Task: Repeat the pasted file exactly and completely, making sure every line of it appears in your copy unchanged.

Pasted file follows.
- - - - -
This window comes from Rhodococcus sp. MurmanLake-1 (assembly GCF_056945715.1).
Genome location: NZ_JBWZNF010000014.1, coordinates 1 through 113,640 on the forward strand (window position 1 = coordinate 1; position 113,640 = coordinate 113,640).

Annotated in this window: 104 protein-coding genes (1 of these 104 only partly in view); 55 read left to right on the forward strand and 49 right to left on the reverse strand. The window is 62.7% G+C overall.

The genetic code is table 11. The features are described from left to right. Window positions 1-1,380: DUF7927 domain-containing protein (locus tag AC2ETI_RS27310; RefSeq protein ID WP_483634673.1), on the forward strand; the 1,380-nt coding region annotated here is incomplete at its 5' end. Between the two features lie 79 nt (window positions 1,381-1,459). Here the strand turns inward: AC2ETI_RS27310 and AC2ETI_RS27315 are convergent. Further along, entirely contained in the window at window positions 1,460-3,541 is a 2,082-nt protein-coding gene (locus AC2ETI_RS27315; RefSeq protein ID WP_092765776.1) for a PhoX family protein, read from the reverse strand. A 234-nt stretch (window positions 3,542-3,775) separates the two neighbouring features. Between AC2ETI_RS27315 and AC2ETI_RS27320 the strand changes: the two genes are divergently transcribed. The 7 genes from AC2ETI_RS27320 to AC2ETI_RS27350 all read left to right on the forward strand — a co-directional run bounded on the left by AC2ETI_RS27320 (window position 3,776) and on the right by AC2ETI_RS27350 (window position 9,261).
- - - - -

This window comes from Rhodococcus sp. MurmanLake-1 (assembly GCF_056945715.1).
Genome location: NZ_JBWZNF010000014.1, coordinates 1 through 113,640 on the forward strand (window position 1 = coordinate 1; position 113,640 = coordinate 113,640).

Annotated in this window: 104 protein-coding genes (1 of these 104 only partly in view); 55 read left to right on the forward strand and 49 right to left on the reverse strand. The window is 62.7% G+C overall.

The genetic code is table 11. The features are described from left to right. Window positions 1-1,380: DUF7927 domain-containing protein (locus tag AC2ETI_RS27310; RefSeq protein ID WP_483634673.1), on the forward strand; the 1,380-nt coding region annotated here is incomplete at its 5' end. Between the two features lie 79 nt (window positions 1,381-1,459). Here the strand turns inward: AC2ETI_RS27310 and AC2ETI_RS27315 are convergent. Further along, entirely contained in the window at window positions 1,460-3,541 is a 2,082-nt protein-coding gene (locus AC2ETI_RS27315; RefSeq protein ID WP_092765776.1) for a PhoX family protein, read from the reverse strand. A 234-nt stretch (window positions 3,542-3,775) separates the two neighbouring features. Between AC2ETI_RS27315 and AC2ETI_RS27320 the strand changes: the two genes are divergently transcribed. The 7 genes from AC2ETI_RS27320 to AC2ETI_RS27350 all read left to right on the forward strand — a co-directional run bounded on the left by AC2ETI_RS27320 (window position 3,776) and on the right by AC2ETI_RS27350 (window position 9,261).